Tuesday, February 14

Protest against the Shiv Sena #flashreads

The fact that the Shiv Sena is comprised of a bunch of uglyass muppets is not in question. Its truly filled with dunderheads who are lead by leaders who appeal to the baser instincts of their followers. Like sheep, they follow their leaders into violence and intimidation. Plus these morons managed to make Mumbai University complicit in their stupidity. Shame on you!

Do you remember these images? (and yes, I know about Godwin’s law). This is what is brewing in these people’s hearts and minds in Mumbai.


From Rohinton Mistry’s Such A Long Journey, removed from the Mumbai University syllabus after Shiv Sena members protested against and burned copies of the book:

Dinshawji: “What to do with such low-class people? No manners, no sense, no nothing. And you know who is responsible for this attitude—that bastard Shiv Sena leader who worships Hitler and Mussolini. He and his ‘Maharashtra for Maharashtrians’ nonsense. They won’t stop till they have complete Maratha Raj.”

Dinshawji’s narration had brought them to the main intersection of Flora Fountain, where the great traffic circle radiated five roads like pulsating giant tentacles. Cars were pulling out from inside the traffic island and recklessly leaping into the flow. … With the dead fountain at its still centre, the traffic circle lay like a great motionless wheel, while around it whirled the business of the city on its buzzing, humming, honking, complaining, screeching, rattling, banging, screaming, throbbing, rumbling, grumbling, sighing, never-ending journey through the metropolis.”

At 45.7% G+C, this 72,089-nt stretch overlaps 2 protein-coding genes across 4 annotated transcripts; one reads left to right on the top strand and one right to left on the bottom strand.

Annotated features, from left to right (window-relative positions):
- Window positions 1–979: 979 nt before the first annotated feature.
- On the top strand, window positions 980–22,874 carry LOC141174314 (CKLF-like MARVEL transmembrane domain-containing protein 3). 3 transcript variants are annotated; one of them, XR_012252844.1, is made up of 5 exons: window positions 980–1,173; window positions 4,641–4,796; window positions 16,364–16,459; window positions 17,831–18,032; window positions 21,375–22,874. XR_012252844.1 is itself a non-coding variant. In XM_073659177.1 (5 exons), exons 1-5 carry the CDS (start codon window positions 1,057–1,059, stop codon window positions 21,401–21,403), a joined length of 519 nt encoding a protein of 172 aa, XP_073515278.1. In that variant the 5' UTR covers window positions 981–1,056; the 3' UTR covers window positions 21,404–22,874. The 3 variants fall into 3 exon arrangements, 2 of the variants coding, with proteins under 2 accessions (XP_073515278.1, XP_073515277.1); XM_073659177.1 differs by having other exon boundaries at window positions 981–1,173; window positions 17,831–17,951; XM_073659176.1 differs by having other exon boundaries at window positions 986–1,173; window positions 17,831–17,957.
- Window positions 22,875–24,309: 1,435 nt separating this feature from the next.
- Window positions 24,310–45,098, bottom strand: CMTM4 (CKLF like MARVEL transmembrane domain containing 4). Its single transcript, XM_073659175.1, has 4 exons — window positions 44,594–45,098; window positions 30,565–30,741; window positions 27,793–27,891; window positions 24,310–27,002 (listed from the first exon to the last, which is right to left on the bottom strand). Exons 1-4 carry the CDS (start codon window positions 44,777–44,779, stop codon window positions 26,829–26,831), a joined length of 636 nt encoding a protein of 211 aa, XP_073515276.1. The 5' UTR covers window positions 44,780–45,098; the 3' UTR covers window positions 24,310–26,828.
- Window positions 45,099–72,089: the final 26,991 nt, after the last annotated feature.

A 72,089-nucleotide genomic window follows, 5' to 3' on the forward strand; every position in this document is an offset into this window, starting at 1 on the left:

From Rohinton Mistry’s open letter about the targeting of Such A Long Journey:

In this sorry spectacle of book-burning and book-banning, the Shiv Sena has followed its depressingly familiar, tediously predictable scripts of threat and intimidation that Mumbai has endured since the organization’s founding in 1966. … A political party demanded an immediate change in the syllabus, and Mumbai University provided deluxe service via express delivery, making the book disappear the very next day.

As for the grandson of the Shiv Sena leader,  the young man who takes credit for the whole pathetic business, who admits to not having read the book, just the few lines that offend him and his bibliophobic brethren, he has now been inducted into the family enterprise of parochial politics, anointed leader of its newly minted “youth wing.”

What can -- what should -- one feel about him? Pity, disappointment, compassion? Twenty years old, in the final year of a B.A. in history, at my own Alma Mater, the beneficiary of a good education, he is about to embark down the Sena’s well-trodden path, to appeal, like those before him, to all that is worst in human nature.
Does he have to? No. He is clearly equipped to choose for himself. He could lead, instead of following, the old regime. He could say something radical -- that burning and banning books will not feed one hungry soul, will not house one homeless person nor will it provide gainful employment to anyone (unless one counts those hired to light bonfires), not in Mumbai, not in Maharashtra, not anywhere, not ever.
He can think independently, and he can choose. And since he is drawn to books, he might want to read, carefully this time, from cover to cover, a couple that would help him make a choice. Come to think of it, the Vice-Chancellor, too, may find them beneficial. First, Conrad’sHeart of Darkness, in order to consider the options: step back from the abyss, or go over the edge. Next the Nobel laureate Rabindranath Tagore’s Gitanjali. And I would like to urge particular to attention to this verse:
Where the mind is without fear and the head is held high
Where knowledge is free
Where the world has not been broken up into fragments
By narrow domestic walls
...Into that heaven of freedom, my Father, let my country awake.

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